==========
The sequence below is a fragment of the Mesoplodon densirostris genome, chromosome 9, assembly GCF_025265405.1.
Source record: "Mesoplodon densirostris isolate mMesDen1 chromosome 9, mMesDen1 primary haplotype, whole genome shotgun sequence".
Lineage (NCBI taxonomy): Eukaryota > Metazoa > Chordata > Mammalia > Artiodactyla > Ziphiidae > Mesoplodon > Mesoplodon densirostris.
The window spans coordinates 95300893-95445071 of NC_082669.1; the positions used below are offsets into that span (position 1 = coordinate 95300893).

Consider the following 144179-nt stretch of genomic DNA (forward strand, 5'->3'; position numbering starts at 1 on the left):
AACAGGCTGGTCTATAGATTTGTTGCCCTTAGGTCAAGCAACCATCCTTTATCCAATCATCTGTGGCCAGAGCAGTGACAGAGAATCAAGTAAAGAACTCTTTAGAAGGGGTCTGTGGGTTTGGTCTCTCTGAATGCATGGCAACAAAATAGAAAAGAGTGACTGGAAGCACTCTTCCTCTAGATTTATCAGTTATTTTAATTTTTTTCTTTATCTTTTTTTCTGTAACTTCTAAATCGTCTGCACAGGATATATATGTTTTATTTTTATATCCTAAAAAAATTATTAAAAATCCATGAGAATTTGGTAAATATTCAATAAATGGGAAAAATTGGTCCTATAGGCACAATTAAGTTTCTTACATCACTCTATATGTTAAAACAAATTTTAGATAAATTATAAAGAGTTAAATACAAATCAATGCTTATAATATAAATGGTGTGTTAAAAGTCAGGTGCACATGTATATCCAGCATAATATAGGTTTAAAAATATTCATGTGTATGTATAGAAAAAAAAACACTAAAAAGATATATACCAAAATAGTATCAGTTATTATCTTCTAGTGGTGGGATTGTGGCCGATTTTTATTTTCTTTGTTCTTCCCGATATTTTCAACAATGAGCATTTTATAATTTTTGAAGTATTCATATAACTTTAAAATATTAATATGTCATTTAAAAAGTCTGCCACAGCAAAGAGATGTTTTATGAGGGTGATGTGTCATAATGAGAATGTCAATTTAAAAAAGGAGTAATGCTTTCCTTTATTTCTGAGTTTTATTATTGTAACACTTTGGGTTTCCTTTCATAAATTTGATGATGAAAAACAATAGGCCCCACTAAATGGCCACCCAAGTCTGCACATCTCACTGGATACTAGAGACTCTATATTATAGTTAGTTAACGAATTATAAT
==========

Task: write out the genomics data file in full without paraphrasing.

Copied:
The sequence below is a fragment of the Mesoplodon densirostris genome, chromosome 9, assembly GCF_025265405.1.
Source record: "Mesoplodon densirostris isolate mMesDen1 chromosome 9, mMesDen1 primary haplotype, whole genome shotgun sequence".
Lineage (NCBI taxonomy): Eukaryota > Metazoa > Chordata > Mammalia > Artiodactyla > Ziphiidae > Mesoplodon > Mesoplodon densirostris.
The window spans coordinates 95300893-95445071 of NC_082669.1; the positions used below are offsets into that span (position 1 = coordinate 95300893).

Consider the following 144179-nt stretch of genomic DNA (forward strand, 5'->3'; position numbering starts at 1 on the left):
AACAGGCTGGTCTATAGATTTGTTGCCCTTAGGTCAAGCAACCATCCTTTATCCAATCATCTGTGGCCAGAGCAGTGACAGAGAATCAAGTAAAGAACTCTTTAGAAGGGGTCTGTGGGTTTGGTCTCTCTGAATGCATGGCAACAAAATAGAAAAGAGTGACTGGAAGCACTCTTCCTCTAGATTTATCAGTTATTTTAATTTTTTTCTTTATCTTTTTTTCTGTAACTTCTAAATCGTCTGCACAGGATATATATGTTTTATTTTTATATCCTAAAAAAATTATTAAAAATCCATGAGAATTTGGTAAATATTCAATAAATGGGAAAAATTGGTCCTATAGGCACAATTAAGTTTCTTACATCACTCTATATGTTAAAACAAATTTTAGATAAATTATAAAGAGTTAAATACAAATCAATGCTTATAATATAAATGGTGTGTTAAAAGTCAGGTGCACATGTATATCCAGCATAATATAGGTTTAAAAATATTCATGTGTATGTATAGAAAAAAAAACACTAAAAAGATATATACCAAAATAGTATCAGTTATTATCTTCTAGTGGTGGGATTGTGGCCGATTTTTATTTTCTTTGTTCTTCCCGATATTTTCAACAATGAGCATTTTATAATTTTTGAAGTATTCATATAACTTTAAAATATTAATATGTCATTTAAAAAGTCTGCCACAGCAAAGAGATGTTTTATGAGGGTGATGTGTCATAATGAGAATGTCAATTTAAAAAAGGAGTAATGCTTTCCTTTATTTCTGAGTTTTATTATTGTAACACTTTGGGTTTCCTTTCATAAATTTGATGATGAAAAACAATAGGCCCCACTAAATGGCCACCCAAGTCTGCACATCTCACTGGATACTAGAGACTCTATATTATAGTTAGTTAACGAATTATAAT